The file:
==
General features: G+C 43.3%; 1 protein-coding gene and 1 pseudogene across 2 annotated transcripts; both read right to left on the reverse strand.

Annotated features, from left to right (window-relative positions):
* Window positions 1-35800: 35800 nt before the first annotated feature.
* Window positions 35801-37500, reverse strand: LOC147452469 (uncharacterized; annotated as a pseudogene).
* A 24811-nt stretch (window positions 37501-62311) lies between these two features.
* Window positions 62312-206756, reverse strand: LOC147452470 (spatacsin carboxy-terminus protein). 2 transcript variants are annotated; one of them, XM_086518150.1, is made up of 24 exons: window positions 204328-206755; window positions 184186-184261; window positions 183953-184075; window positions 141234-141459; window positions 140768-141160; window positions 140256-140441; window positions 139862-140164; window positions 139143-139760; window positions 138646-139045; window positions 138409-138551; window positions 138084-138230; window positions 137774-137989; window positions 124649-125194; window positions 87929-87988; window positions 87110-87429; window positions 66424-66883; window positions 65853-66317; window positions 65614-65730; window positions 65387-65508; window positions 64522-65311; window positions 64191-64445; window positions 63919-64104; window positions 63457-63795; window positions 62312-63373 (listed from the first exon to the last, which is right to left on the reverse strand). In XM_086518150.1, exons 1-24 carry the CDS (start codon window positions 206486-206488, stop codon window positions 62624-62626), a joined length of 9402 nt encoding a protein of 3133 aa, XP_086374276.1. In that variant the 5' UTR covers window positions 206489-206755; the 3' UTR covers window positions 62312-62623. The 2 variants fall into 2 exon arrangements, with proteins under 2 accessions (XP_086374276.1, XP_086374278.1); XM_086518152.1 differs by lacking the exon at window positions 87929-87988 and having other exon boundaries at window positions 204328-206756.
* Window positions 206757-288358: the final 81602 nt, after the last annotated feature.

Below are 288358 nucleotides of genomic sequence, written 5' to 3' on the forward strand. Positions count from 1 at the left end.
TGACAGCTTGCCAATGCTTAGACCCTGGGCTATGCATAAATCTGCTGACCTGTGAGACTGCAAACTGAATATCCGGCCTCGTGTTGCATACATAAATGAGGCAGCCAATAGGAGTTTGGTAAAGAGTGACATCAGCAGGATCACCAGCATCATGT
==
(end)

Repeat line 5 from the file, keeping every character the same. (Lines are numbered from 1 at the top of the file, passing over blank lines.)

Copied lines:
* A 24811-nt stretch (window positions 37501-62311) lies between these two features.